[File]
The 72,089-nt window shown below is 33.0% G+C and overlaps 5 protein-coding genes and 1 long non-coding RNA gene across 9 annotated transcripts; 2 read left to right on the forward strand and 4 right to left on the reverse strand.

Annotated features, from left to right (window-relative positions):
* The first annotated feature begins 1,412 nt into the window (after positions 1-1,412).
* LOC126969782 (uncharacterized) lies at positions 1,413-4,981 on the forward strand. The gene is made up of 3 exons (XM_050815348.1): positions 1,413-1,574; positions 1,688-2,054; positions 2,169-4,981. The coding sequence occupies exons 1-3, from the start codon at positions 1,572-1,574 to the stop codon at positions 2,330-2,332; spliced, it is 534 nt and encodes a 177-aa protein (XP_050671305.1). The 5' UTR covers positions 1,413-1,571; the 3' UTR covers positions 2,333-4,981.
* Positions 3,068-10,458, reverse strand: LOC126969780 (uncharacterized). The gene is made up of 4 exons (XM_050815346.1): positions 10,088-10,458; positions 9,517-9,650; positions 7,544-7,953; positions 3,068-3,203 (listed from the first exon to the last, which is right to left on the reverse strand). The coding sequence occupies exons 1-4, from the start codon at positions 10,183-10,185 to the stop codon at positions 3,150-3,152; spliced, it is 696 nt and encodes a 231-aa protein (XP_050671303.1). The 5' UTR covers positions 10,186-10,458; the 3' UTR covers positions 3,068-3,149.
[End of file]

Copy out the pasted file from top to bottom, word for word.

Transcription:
The 72,089-nt window shown below is 33.0% G+C and overlaps 5 protein-coding genes and 1 long non-coding RNA gene across 9 annotated transcripts; 2 read left to right on the forward strand and 4 right to left on the reverse strand.

Annotated features, from left to right (window-relative positions):
* The first annotated feature begins 1,412 nt into the window (after positions 1-1,412).
* LOC126969782 (uncharacterized) lies at positions 1,413-4,981 on the forward strand. The gene is made up of 3 exons (XM_050815348.1): positions 1,413-1,574; positions 1,688-2,054; positions 2,169-4,981. The coding sequence occupies exons 1-3, from the start codon at positions 1,572-1,574 to the stop codon at positions 2,330-2,332; spliced, it is 534 nt and encodes a 177-aa protein (XP_050671305.1). The 5' UTR covers positions 1,413-1,571; the 3' UTR covers positions 2,333-4,981.
* Positions 3,068-10,458, reverse strand: LOC126969780 (uncharacterized). The gene is made up of 4 exons (XM_050815346.1): positions 10,088-10,458; positions 9,517-9,650; positions 7,544-7,953; positions 3,068-3,203 (listed from the first exon to the last, which is right to left on the reverse strand). The coding sequence occupies exons 1-4, from the start codon at positions 10,183-10,185 to the stop codon at positions 3,150-3,152; spliced, it is 696 nt and encodes a 231-aa protein (XP_050671303.1). The 5' UTR covers positions 10,186-10,458; the 3' UTR covers positions 3,068-3,149.